The research describing how a child develops strength, both through natural growth and through training, helps us to design appropriate strength programmes for young athletes. Pre-puberty, both boys and girls have similar strength, and at this age children have developing neuromuscular systems. Strength training for pre-pubertal athletes should focus on skills and techniques; since all the improvements from strength training come from neuromuscular development, this is the ideal time to teach coordination and stability. Children should be taught all the big muscle-group, free-weight and bodyweight movements with light loads. For example, power clean, bench press, press-ups and squats. Any child taught these has an advantage because good technique is learned at a young age, which allows for high-intensity training to be performed safely and effectively as the child gets older. During the pre-puberty years, particular attention should be paid to posture and stability, since children need good strength in the trunk muscles to support the body correctly.
At puberty boys benefit from a massive acceleration in strength because of the large increase in testosterone, which leads to muscle hypertrophy. Girls do not enjoy the same gains in strength, with little muscle-mass development post-puberty, especially in the upper body. At 18, girls have 50 per cent of the upper-limb muscle of boys and 70 per cent of the lower limb muscle. Almost all the differences in strength between the sexes is due to differences in muscle mass, and if strength is calculated relative to limb volume, i.e., the force per size of muscle, then both sexes have equal strength. Girls need to compensate for this natural disadvantage by prioritising strength training from puberty onwards, otherwise strength will plateau. Particular attention to strength must be made by girls involved in sports with upper-body components. Strength programmes for girls from puberty onwards must be effective, with sufficient frequency, volume and intensity. This is why it makes sense to establish good technique pre-puberty, since from puberty onwards when young athletes need to push weights of 8-12 RM intensity they will already have good technique and enough strength in the stabilising muscles to perform the exercises safely and effectively. Remember, intensity below 12 RM will target muscular strength endurance and not maximum strength development. So if you want children to get stronger, they have to push enough weight just as adults would. I recommend that most female athletes visit the weights room 2-3 times a week from puberty onwards, because it is their lesser maximal strength that is the major factor limiting speed and power in females.
Is it bad for children?
Boys enjoy more natural development during puberty and for a longer time afterwards. In fact, their peak gains in strength last for 18 months after their peak gains in size. However, strength training from puberty onwards would still be highly beneficial for boys. Puberty provides a great window of opportunity for them to develop strength through training because of the high testosterone levels. If regular training is maintained, the large possible gains at this time can last into adulthood. (Without regular training, i.e. at least once a week, children show the same detraining effects as adults.) For this reason I would also recommend starting 'adult-like' strength training for boys from puberty, depending on the pre-puberty training status. I reiterate that the aim should be to use 8-12 RM loads safely and effectively with pubertal boys by establishing good technique before the time when high-intensity training needs to begin.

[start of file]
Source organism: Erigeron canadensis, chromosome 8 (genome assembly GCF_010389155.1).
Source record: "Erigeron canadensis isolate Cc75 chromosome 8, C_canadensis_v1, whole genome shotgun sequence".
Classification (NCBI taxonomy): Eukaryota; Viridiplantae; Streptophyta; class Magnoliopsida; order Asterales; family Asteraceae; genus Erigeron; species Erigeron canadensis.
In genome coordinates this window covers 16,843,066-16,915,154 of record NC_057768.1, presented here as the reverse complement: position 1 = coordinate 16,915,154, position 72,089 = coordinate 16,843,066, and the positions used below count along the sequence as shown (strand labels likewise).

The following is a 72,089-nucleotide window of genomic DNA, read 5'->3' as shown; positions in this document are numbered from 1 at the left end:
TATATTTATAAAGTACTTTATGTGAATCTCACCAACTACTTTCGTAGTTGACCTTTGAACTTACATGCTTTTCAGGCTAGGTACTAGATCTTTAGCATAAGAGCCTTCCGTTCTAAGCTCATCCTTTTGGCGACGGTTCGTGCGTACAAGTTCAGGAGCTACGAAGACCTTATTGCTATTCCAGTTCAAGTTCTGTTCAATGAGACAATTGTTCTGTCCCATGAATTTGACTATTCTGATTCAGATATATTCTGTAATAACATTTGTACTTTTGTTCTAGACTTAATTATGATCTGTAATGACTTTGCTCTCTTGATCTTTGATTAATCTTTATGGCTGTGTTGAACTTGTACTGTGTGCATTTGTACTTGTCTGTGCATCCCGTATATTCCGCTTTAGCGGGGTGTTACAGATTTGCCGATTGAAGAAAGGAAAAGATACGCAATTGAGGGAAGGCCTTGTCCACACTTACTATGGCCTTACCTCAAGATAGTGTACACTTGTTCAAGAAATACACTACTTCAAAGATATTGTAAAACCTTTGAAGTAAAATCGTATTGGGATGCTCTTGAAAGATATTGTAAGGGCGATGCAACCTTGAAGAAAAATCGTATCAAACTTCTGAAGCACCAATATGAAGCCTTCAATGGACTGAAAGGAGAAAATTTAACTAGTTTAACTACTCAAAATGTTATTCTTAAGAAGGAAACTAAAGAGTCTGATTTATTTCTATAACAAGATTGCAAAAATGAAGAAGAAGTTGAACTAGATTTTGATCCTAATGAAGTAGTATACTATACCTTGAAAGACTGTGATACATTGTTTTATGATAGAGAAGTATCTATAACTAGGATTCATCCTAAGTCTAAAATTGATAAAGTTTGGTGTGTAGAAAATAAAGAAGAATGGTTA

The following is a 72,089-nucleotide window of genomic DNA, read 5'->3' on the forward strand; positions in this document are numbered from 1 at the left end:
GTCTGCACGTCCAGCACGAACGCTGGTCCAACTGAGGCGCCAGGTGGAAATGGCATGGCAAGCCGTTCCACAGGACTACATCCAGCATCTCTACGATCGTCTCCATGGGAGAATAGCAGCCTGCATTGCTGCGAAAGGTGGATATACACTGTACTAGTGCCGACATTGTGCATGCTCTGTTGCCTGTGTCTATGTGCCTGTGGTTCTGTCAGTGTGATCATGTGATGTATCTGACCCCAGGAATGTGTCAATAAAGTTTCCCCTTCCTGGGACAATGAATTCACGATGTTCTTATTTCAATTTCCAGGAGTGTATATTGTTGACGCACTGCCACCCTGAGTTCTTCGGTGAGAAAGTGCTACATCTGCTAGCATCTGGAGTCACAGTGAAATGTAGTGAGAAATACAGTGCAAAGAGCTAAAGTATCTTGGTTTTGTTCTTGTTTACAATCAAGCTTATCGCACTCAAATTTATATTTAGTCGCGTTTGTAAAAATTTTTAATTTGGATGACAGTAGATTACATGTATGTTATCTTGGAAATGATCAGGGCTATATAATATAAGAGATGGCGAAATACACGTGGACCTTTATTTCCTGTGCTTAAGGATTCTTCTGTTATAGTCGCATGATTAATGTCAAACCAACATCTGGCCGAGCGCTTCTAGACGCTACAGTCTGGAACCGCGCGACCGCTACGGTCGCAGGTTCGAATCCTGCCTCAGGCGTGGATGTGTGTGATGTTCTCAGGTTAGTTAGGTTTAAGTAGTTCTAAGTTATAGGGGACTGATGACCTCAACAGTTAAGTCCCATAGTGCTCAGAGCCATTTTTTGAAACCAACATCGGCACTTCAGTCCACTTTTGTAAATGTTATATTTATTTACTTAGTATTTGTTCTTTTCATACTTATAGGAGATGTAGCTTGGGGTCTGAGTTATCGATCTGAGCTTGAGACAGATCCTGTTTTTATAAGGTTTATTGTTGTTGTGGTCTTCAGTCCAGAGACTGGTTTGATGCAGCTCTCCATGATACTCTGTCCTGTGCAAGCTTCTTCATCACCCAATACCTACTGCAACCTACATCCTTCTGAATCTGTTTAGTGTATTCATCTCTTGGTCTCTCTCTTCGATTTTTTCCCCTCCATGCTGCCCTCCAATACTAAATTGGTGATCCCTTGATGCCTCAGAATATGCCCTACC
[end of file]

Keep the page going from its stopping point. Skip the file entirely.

Many coaches and parents believe that strength training is bad for children and even potentially dangerous. For instance, a myth exists that heavy weight-lifting too young will stunt growth. There is little research to suggest that weight training for young children is unsafe - in fact, most of it confirms that weight training is one of the safest exercises they can do. A child is much more likely to be injured on the football pitch, tennis court or running track than in the gym. Weltman et al (1986) specifically studied the effects of heavy strength training on young boys. During the training period, one of the 16 boys suffered a mild muscle strain and none of the boys showed any damage to the growth plates. In fact, strength training in young children will thicken the bones by promoting increased bone mineral density, and do nothing to hinder growth in length. I repeat once more, weight training with heavy loads is very safe if technique is correct and posture and stability are maintained. Poorly performed weight exercises are just as dangerous for adults as for children.
One final point
When deciding when to start and progress weight training, it is best to use biological and not chronological age as your guideline; otherwise, certain individuals may be starting too late or too early for optimum development.